The Caliciviridae family includes a number of significant enteric viruses that cause gastroenteritis in humans and animals. Examples of these viruses include human norovirus, human sapovirus, porcine norovirus, and the newly discovered primate calicivirus (Tulane virus). Human norovirus is the leading cause of nonbacterial gastroenteritis worldwide, contributing to over 95% of all non-bacterial acute gastroenteritis each year, and more than 60% of all foodborne illnesses reported annually. However, human norovirus remains difficult to study because it cannot be grown in cell culture and it lacks a small animal model. Currently, there is no vaccine or antiviral drug against this virus.
Project 1: Develop practical prevention and control strategies against human norovirus.
Currently, there is no effective measure to control human norovirus. Our goal is to develop novel strategies to eliminate viral contamination in food, water, and the environment. We are interested in identifying effective sanitizers to remove viruses from food, equipment, and any contact surfaces; and identifying effective thermal and non-thermal processing technologies to inactivate viruses in foods and the environment.
Project 2: Understand the pathogenesis of human norovirus and primate calicivirus in a gnotobiotic pig model.
Recently, we found that Tulane virus, an enteric cultivable primate calicivirus that is genetically similar to human norovirus, replicates in gnotobiotic pigs. Similar to human norovirus, Tulane virus causes diarrhea and fecal viral shedding, and histological changes in pig intestines. Using gnotobiotic pigs as a model, we aim to understand the pathological and immunological aspects of human norovirus and primate calicivirus in vivo.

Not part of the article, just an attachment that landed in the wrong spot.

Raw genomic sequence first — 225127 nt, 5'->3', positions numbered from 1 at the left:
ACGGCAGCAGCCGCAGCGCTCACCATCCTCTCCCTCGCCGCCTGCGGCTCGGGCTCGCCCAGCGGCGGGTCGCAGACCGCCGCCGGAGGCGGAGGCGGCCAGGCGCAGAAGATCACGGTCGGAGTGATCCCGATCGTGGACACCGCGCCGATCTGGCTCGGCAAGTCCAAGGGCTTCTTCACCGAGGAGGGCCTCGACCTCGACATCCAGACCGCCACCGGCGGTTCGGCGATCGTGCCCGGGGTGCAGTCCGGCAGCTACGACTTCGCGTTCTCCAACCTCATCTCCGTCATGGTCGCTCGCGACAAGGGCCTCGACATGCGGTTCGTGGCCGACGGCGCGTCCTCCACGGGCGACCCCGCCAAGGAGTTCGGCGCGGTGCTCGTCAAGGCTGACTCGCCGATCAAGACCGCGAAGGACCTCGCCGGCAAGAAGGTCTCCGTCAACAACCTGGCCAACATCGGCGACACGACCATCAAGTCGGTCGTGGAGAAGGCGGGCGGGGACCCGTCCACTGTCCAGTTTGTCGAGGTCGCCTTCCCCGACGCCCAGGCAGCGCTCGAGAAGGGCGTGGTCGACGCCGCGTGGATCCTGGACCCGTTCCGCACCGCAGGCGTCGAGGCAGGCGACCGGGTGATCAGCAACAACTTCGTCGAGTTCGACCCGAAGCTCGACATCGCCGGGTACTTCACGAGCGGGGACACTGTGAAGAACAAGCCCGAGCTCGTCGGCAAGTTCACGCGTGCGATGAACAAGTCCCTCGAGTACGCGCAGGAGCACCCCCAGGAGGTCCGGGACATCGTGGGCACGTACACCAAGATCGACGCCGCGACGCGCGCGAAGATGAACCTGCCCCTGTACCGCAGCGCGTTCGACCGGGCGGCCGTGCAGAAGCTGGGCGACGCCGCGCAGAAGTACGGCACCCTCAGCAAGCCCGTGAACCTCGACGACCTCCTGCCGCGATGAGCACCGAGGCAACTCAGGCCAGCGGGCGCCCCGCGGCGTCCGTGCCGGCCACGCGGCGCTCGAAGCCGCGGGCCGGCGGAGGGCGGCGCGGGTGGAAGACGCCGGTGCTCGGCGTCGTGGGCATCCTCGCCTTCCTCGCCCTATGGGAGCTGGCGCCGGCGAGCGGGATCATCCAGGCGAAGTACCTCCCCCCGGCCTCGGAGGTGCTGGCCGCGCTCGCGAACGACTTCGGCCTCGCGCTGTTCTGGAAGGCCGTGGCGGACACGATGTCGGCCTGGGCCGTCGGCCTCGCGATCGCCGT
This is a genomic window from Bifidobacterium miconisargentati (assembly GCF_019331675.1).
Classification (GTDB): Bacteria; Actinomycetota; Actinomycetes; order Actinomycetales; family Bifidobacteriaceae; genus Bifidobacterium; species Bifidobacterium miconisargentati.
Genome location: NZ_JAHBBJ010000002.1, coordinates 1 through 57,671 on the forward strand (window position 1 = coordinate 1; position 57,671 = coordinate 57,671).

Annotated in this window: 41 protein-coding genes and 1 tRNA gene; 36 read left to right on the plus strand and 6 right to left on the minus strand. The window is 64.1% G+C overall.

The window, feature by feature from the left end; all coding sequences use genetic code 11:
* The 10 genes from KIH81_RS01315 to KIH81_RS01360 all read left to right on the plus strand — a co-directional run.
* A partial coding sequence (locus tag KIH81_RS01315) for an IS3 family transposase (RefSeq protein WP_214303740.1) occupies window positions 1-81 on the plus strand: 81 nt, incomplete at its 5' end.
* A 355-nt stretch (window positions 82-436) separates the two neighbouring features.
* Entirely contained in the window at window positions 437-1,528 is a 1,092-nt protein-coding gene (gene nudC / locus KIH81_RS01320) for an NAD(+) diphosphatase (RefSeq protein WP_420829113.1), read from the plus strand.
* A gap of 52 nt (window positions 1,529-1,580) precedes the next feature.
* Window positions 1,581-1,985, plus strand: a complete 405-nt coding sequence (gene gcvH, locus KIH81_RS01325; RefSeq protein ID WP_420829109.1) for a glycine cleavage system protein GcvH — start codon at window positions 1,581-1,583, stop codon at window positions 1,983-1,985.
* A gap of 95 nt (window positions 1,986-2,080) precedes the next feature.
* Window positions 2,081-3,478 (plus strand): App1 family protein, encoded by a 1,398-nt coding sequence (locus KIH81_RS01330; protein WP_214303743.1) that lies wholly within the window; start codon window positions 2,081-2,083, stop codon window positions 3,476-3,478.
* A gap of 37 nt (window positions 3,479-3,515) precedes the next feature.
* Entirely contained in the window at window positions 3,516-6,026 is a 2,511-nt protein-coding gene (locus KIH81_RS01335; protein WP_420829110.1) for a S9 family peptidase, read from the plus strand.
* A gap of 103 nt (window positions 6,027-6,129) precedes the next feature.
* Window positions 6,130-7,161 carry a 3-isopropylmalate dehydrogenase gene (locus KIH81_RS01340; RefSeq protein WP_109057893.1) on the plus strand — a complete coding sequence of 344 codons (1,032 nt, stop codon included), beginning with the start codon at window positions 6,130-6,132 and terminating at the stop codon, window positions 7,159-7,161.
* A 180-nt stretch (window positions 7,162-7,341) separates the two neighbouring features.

Project 3: Develop new vaccine candidates against human norovirus and other noncultivable caliciviruses.
To date, there are no vaccines or anti-viral therapies for human norovirus. This is due in major part to the fact that human norovirus cannot be grown in cell culture. Generally, a live attenuated vaccine stimulates strong systemic immunity and provides durable protection. However, such a vaccine is not realistic for viruses that cannot grow in cell culture. In this situation, a vectored vaccine may be ideal. We are interested in developing non-segmented negative-strand RNA viruses (such as vesicular stomatitis virus, VSV) as vectors to deliver human norovirus virus-like particles (VLPs) to be used as a candidate live vaccine for human norovirus. Using a gnotobiotic pig model, we will examine the protective immune response against human norovirus infection using these vaccine candidates. VSV offers a number of advantages, such as safety, genetic stability, efficient expression of foreign genes, and induction of systemic immune responses. This recombinant system will provide a new avenue for the development of vaccines for non-cultivable caliciviruses.
Ongoing Research Support
- “Messenger RNA capping and methylation in pneumoviruses.”
Principle Investigator: Jianrong Li; co-investigator: Stefan Niewiesk
Agency: NIH/NIAID R01
Period: 12/01/2010 -11/30/2015
- “An integrated approach to prevent and
minimize foodborne enteric viruses in vegetables and fruits.” $1.0M
Principle Investigator: Jianrong Li
Agency: USDA National Integrated Food Safety Initiative (NIFSI)
- “Inactivation of
enteric foodborne viruses in high risk foods by non-thermal processing
technologies” Total: $5.0M; subcontract to Li $850,000
Site Principle Investigator: Jianrong Li; Principle Investigator: Haiqiang Chen
Agency: USDA/National Institute of Food and Agriculture
capacity to control viral food borne disease: a translational,
multidisciplinary Approach” Total:
$25.0M; subcontract to Li $850,000
Site Principle Investigator: Jianrong Li; Principle Investigator: Lee-Ann Jaykus
Agency: USDA/National Institute of Food and Agriculture
recombinant viruses as live vaccine candidates for avian metapneumovirus: a
jump from theory to practice." $375,000
Principle Investigator: Jianrong Li; co-investigator: Mo Saif
Agency: USDA/AFRI Animal Health and Well-being Program
Period: 11/01/2009 -03/30/2014